We are told in quick succession of each of the women who are of various ethnicities and strengths. For example, Jacquline (Jack) Kovacs (an understated but impressive Kaylee Harwood) is a crack shot with any kind of firearm; Dorothy (Dot) Kristi Hansen is a meticulous planner; Anna Sidiqui (a wonderful Tahirih Vejdani) is an expert in code although a worry if she is interrogated. In the training trials Anna always succumbed to interrogation. So foreshadowing is established rather obviously.

The cast to a person is very strong, with Melissa MacPherson as Evelyn Ash a strong, determined leader. She had to stand her ground in a man’s world and yet play the game of diplomacy to get what she wanted for her group. As Madeline (Maddy) Barré—a chanteuse from Senegal, Sarah Nairne brought out all of Maddy’s charm, insouciance, flirtatious boldness and fearlessness.

The cast of seven actresses play all the parts, including those of the few men. Kristi Hansen, for example, plays Dot Ward and the head of the department, a stuffy, imperious man. All seven women are strong singers and perform with passion and conviction.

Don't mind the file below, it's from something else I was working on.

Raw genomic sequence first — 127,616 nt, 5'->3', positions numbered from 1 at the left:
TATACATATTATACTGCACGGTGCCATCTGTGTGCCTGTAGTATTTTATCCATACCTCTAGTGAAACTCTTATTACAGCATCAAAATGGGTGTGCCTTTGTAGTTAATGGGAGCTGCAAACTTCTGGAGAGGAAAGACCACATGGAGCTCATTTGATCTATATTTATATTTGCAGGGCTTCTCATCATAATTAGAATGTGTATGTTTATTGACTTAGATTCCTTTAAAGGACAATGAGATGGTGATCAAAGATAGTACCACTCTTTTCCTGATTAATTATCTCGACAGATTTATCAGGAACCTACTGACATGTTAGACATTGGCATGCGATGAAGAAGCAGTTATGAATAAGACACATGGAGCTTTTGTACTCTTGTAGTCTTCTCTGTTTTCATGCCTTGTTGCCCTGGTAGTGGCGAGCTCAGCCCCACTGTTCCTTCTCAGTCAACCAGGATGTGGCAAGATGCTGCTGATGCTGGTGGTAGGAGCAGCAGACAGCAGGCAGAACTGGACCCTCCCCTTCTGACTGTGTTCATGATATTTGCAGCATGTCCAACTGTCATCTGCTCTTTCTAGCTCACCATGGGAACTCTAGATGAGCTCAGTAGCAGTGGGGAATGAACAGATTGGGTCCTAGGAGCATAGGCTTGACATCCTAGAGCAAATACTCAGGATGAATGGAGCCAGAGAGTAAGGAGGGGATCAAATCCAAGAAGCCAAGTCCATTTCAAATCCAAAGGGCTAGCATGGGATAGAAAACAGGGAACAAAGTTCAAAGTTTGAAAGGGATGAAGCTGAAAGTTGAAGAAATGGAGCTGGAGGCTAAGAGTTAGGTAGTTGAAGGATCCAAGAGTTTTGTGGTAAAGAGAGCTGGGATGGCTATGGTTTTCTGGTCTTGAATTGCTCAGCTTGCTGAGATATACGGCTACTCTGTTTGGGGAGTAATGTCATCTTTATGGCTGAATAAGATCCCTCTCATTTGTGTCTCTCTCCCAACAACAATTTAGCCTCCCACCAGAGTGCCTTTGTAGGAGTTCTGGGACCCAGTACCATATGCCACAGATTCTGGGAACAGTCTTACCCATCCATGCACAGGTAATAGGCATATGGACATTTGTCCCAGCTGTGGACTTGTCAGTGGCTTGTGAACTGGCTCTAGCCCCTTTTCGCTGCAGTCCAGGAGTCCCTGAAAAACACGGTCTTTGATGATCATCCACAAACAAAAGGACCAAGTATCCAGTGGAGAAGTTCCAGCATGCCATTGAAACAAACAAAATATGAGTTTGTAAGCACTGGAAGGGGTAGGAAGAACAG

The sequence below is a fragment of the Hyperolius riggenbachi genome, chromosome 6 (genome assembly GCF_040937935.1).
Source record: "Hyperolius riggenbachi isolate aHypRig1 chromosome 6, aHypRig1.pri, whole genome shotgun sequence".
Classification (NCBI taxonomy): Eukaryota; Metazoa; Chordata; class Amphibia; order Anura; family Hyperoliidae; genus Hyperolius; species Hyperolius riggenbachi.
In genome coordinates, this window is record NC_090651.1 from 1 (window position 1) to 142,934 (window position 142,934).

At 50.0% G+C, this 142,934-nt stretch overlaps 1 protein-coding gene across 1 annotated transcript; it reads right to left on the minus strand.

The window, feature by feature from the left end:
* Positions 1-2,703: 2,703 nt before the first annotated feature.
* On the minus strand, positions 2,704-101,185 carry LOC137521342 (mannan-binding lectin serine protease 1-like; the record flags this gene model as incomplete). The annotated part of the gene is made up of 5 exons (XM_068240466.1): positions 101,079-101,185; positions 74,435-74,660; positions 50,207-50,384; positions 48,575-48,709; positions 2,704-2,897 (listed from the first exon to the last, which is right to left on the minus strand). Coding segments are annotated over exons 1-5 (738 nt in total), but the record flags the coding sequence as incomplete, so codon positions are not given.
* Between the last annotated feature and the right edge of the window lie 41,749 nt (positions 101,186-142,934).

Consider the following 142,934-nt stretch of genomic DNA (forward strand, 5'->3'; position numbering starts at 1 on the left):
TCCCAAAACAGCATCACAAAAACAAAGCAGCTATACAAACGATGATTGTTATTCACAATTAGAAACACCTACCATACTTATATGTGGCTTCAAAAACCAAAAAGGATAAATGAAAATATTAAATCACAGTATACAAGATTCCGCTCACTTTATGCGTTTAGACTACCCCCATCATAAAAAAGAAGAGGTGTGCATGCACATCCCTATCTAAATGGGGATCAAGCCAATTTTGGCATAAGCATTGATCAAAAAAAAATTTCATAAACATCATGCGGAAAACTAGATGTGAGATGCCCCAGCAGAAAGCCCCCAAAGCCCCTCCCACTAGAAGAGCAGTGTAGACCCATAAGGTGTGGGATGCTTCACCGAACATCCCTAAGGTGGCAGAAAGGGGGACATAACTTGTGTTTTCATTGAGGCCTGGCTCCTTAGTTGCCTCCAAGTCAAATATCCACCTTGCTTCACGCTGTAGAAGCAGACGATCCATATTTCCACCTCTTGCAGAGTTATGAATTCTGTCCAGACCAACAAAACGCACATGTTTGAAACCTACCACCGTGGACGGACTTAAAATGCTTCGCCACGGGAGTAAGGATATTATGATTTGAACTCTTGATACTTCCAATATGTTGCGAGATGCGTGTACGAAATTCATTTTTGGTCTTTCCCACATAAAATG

The story is terrific. It’s full of potential intrigue, tension, drama and possible grip-the-arm-rest-scenes. So, I’m heartsick that the production did not live up to its potential and make The Invisible, Agents of Ungentlemanly Warfare a great piece of theatre. In spite of the strong cast, the production is ponderous. The direction by Jonathan Christenson is pedestrian and seems like so much traffic control. The pace of the dialogue is labored in an unnecessary effort to put weight on every important issue. The audience is smart. They can get it without everything being underscored.